Trading Our Jobs
By Teamsters General President James P. Hoffa
Published in the Detroit News on May 11, 2011
Congress will soon be voting on whether to send good American jobs with good American benefits to countries with cheap labor and no benefits.
As soon as this month, so-called “free-trade agreements” with South Korea, Panama and Colombia will be sent to Capitol Hill. What politicians are calling “free trade” is actually freedom for CEOs to trade our jobs for more big salaries and bonuses.
You’d think politicians would learn something from our experience with trade deals, especially in our great state. No other state has been hammered harder by NAFTA than Michigan. We’ve seen with our own eyes the disappearance of auto plants that used to have 6,000 workers running three shifts. We’ve struggled with the devastation of our cities and the communities left without hope for their kids.
I’m concerned about the trade deal with South Korea because it’s likely to have an impact very similar to NAFTA. According to a recent study by the Economic Policy Institute, the two industries hurt most by NAFTA are computers and electronic parts and motor vehicles and automotive parts. Those are the same two industries that are being harmed already by South Korea. A trade deal would worsen our growing trade deficit with that country and cost 159,000 U.S. jobs in seven years, according to EPI.
How any member of Congress from Michigan could vote for this bill is beyond me. Of the 20 congressional districts that took the biggest hits from NAFTA, 10 are in Michigan (and we only have 15, soon to be 14). A South Korea trade deal would add insult to injury in the communities our members of Congress represent.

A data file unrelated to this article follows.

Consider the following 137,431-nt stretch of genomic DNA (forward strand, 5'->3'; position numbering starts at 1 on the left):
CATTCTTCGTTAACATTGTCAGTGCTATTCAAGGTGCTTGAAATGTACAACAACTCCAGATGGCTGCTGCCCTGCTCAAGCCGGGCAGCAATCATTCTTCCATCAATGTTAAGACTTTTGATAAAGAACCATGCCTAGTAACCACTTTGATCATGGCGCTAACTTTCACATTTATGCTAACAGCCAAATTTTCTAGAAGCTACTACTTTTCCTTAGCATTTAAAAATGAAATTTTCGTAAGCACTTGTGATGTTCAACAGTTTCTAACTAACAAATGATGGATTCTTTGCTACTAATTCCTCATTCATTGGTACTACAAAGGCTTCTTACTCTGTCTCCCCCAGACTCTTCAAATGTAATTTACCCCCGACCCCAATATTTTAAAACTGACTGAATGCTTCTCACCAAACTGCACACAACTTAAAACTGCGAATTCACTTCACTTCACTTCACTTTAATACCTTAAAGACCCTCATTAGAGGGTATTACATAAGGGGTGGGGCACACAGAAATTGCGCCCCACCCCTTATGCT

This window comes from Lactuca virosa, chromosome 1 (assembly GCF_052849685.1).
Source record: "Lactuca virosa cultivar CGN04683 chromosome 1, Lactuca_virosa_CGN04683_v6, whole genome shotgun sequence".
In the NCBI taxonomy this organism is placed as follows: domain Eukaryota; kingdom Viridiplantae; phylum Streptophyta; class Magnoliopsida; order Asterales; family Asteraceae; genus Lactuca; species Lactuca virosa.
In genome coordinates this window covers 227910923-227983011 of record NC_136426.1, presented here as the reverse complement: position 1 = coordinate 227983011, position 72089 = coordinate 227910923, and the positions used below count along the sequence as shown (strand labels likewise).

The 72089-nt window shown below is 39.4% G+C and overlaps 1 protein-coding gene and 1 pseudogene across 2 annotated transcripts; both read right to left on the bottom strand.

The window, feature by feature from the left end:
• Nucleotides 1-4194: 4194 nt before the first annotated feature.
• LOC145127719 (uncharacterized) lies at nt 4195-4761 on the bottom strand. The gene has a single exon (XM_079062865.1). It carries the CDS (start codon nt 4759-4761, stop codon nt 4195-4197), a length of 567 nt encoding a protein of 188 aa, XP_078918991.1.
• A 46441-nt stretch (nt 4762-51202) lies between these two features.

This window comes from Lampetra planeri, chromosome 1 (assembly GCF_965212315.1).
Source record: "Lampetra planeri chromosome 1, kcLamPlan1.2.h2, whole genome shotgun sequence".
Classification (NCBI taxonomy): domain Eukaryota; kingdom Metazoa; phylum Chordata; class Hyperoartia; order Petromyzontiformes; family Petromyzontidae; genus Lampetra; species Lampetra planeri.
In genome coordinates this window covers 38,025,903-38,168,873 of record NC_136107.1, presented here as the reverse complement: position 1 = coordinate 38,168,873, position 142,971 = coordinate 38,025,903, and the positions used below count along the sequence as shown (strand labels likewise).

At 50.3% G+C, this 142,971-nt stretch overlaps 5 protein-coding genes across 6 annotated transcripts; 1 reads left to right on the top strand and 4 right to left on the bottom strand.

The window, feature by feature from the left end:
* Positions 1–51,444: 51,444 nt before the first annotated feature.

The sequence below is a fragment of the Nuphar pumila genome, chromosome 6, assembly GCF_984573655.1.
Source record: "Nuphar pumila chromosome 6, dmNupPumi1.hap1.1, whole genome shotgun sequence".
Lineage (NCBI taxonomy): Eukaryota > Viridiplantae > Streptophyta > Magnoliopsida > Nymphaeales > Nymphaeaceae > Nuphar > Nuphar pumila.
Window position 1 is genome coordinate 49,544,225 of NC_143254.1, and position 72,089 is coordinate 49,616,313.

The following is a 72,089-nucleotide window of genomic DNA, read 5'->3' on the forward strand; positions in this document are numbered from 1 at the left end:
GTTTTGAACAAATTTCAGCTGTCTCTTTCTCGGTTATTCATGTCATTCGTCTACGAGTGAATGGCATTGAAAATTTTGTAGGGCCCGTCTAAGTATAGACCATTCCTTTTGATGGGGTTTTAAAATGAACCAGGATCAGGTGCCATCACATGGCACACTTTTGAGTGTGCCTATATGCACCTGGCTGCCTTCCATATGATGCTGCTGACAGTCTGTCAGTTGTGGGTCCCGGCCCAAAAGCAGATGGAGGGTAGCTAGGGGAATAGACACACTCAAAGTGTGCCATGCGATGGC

Take Detroit: The Dodge Main and Detroit Assembly plants don’t support any families anymore in the city’s two congressional districts, represented by John Conyers and Hansen Clarke.
The Buick City, Chevy in the Hole, Delphi/AC Delco and Fisher Body plants that once employed tens of thousands of people in Dale Kildee’s Flint district are all shut down.
Nobody’s making Grand Ams, Cadillacs, Malibus or Cavaliers anymore in Saginaw and Lansing, represented by Tim Walberg and Mike Rogers.
The Willow Run plant in Ypsilanti and the Dearborn Assembly plant were shut down long ago in John Dingell’s Dearborn district. The Warren Truck Assembly Plant employs far fewer workers in Sander Levin’s district than it did in its heyday. When GM closed the Pontiac East Assembly Plant in 2009, that was the end of Gary Peters’ district as a central production hub for the automaker.
Candice Miller’s Macomb County district was clobbered by 10 years of plant closings and job losses. And no district has lost more jobs to NAFTA than Thaddeus McCotter’s 11th District, once home to the Inland Fisher Guide and Livonia Engine plants.
Michigan was built by troops who came back from war and a government that took its obligation to them seriously. It was built by businesses that hired American workers and needed a well-trained American workforce. And it was built by the hard work of our parents and grandparents, and the strength in numbers that came from unions that represented them.
It’s time we started rebuilding Michigan. We’ve done it once, and we can do it again. But not by agreeing to a job-killing trade deal with South Korea.
To read archived articles from General President Hoffa, click here.